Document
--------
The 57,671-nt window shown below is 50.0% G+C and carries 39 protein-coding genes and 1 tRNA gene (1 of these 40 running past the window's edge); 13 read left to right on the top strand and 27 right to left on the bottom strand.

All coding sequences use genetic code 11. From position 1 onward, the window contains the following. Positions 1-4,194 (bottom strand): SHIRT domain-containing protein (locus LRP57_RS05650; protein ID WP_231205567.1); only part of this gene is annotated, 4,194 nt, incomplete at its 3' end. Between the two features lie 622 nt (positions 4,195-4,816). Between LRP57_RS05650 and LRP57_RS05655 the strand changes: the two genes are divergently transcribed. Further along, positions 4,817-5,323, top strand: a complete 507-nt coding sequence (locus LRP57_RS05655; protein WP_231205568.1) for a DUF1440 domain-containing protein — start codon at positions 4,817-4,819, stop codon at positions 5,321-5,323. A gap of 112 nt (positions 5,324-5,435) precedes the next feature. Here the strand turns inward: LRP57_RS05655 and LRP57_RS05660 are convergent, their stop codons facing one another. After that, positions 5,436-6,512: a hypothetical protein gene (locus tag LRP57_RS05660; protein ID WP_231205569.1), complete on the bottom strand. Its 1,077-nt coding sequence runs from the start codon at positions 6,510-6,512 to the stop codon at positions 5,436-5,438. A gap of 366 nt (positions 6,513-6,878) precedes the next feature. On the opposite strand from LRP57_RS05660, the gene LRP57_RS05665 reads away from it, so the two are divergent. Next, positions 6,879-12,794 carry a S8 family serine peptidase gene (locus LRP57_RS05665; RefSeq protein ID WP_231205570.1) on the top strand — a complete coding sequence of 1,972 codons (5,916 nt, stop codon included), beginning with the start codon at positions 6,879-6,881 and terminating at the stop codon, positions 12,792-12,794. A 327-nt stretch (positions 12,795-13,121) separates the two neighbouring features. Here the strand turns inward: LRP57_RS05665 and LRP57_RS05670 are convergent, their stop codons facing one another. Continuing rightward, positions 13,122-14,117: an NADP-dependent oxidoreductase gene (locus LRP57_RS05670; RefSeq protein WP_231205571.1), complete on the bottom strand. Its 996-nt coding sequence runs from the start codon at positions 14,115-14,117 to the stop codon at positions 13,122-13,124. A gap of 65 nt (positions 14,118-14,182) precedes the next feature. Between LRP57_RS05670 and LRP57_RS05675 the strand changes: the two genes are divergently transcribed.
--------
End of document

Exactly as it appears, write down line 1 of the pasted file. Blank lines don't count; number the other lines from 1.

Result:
The 57,671-nt window shown below is 50.0% G+C and carries 39 protein-coding genes and 1 tRNA gene (1 of these 40 running past the window's edge); 13 read left to right on the top strand and 27 right to left on the bottom strand.